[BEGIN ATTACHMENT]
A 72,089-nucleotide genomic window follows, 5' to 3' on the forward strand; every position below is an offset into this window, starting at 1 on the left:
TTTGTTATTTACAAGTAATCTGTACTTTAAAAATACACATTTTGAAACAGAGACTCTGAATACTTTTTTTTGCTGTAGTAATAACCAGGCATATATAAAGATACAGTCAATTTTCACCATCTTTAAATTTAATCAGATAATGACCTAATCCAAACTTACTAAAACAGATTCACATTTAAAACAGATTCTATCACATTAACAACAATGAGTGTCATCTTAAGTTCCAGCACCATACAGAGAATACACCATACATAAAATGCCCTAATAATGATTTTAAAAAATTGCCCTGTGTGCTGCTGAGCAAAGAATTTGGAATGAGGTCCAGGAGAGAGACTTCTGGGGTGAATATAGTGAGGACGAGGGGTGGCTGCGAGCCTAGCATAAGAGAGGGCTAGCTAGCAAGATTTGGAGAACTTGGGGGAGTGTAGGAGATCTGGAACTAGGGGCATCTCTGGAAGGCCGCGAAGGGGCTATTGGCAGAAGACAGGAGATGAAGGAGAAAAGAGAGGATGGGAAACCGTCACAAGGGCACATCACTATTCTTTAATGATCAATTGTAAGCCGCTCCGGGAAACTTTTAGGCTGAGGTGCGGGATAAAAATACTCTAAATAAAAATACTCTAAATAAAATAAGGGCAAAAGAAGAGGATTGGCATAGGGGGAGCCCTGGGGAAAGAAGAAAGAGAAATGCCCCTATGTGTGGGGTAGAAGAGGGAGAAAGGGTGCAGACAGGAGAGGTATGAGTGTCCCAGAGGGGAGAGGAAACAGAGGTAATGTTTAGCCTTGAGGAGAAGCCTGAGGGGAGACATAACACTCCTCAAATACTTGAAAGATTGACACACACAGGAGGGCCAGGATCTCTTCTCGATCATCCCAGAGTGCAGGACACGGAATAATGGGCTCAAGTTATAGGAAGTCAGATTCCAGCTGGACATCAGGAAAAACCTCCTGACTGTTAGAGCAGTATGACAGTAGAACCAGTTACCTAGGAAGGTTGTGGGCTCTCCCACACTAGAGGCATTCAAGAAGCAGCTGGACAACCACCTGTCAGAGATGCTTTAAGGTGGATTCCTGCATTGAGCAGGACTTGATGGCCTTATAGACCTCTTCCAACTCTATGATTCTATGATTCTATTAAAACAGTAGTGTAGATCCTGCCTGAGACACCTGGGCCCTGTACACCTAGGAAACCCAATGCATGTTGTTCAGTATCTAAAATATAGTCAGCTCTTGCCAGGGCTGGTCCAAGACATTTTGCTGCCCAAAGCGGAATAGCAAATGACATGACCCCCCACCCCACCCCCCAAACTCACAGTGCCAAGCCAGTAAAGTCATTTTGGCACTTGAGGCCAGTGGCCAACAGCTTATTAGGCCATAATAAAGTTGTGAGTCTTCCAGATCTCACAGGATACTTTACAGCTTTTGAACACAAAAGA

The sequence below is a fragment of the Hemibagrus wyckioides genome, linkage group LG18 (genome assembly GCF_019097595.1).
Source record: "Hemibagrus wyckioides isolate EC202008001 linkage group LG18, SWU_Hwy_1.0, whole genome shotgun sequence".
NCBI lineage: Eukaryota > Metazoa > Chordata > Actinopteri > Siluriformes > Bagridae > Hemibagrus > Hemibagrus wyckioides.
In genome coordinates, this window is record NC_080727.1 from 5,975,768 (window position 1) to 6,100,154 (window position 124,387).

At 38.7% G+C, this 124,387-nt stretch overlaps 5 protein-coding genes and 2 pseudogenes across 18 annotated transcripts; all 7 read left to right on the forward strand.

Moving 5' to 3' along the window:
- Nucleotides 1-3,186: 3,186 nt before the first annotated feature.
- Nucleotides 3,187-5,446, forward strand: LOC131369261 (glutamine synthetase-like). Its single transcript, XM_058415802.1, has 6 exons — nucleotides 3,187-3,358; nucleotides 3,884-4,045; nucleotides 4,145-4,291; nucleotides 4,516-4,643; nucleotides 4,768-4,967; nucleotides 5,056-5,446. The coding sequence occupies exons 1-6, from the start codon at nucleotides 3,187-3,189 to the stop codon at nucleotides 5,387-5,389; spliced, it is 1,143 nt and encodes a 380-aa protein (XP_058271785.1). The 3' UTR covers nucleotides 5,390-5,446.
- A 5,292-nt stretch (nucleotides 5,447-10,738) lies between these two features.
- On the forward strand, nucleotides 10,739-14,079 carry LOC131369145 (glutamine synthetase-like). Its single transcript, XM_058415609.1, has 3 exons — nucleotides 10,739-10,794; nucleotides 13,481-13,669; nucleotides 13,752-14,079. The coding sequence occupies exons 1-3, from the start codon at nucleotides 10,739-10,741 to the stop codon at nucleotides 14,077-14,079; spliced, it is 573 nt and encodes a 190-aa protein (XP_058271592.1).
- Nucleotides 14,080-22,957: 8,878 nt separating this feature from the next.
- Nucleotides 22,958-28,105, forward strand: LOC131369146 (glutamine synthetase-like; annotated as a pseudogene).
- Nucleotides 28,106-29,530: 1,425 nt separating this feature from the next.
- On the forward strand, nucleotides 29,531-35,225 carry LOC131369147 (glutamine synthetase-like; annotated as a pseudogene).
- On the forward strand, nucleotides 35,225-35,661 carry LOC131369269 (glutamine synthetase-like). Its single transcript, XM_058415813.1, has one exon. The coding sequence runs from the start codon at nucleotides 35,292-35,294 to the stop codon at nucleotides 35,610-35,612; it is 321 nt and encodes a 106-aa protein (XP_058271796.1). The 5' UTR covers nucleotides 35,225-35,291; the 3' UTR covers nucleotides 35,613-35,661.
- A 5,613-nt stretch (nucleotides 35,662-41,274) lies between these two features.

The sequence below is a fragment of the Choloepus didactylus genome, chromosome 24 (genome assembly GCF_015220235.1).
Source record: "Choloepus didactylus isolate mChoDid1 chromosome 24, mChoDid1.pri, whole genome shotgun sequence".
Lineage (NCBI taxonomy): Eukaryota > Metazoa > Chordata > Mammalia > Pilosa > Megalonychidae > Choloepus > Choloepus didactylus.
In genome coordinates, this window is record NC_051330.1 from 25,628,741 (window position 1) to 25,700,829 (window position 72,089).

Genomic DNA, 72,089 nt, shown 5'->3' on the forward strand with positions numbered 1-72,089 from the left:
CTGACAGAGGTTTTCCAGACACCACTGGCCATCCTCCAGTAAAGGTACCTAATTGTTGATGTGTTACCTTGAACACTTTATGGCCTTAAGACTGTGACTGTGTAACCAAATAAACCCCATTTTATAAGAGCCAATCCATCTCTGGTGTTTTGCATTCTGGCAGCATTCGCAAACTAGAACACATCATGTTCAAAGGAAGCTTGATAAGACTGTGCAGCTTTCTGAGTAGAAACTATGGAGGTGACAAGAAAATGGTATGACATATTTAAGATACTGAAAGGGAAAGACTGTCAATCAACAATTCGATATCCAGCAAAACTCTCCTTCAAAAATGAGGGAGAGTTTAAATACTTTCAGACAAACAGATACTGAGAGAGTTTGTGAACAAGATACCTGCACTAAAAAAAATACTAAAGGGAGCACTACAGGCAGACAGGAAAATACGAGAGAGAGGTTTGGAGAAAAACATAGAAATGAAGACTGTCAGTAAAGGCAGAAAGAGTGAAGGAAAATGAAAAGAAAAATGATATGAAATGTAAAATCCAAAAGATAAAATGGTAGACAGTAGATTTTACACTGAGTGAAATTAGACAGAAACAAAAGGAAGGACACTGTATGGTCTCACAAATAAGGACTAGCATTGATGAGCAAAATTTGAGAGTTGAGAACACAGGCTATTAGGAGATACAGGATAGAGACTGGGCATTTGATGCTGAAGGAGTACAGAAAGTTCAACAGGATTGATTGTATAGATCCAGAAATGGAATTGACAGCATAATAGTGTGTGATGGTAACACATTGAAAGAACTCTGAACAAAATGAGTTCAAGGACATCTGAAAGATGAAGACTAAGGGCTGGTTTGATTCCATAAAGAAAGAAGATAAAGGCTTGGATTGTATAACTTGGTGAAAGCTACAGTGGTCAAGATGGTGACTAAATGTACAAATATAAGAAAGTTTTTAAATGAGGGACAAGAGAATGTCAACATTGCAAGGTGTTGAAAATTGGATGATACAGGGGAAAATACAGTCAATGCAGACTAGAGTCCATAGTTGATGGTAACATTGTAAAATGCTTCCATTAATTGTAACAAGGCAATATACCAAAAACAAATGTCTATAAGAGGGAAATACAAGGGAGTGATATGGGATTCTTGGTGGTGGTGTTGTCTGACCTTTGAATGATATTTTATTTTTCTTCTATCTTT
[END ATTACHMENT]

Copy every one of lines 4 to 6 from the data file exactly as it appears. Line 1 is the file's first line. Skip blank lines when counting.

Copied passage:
Source record: "Hemibagrus wyckioides isolate EC202008001 linkage group LG18, SWU_Hwy_1.0, whole genome shotgun sequence".
NCBI lineage: Eukaryota > Metazoa > Chordata > Actinopteri > Siluriformes > Bagridae > Hemibagrus > Hemibagrus wyckioides.
In genome coordinates, this window is record NC_080727.1 from 5,975,768 (window position 1) to 6,100,154 (window position 124,387).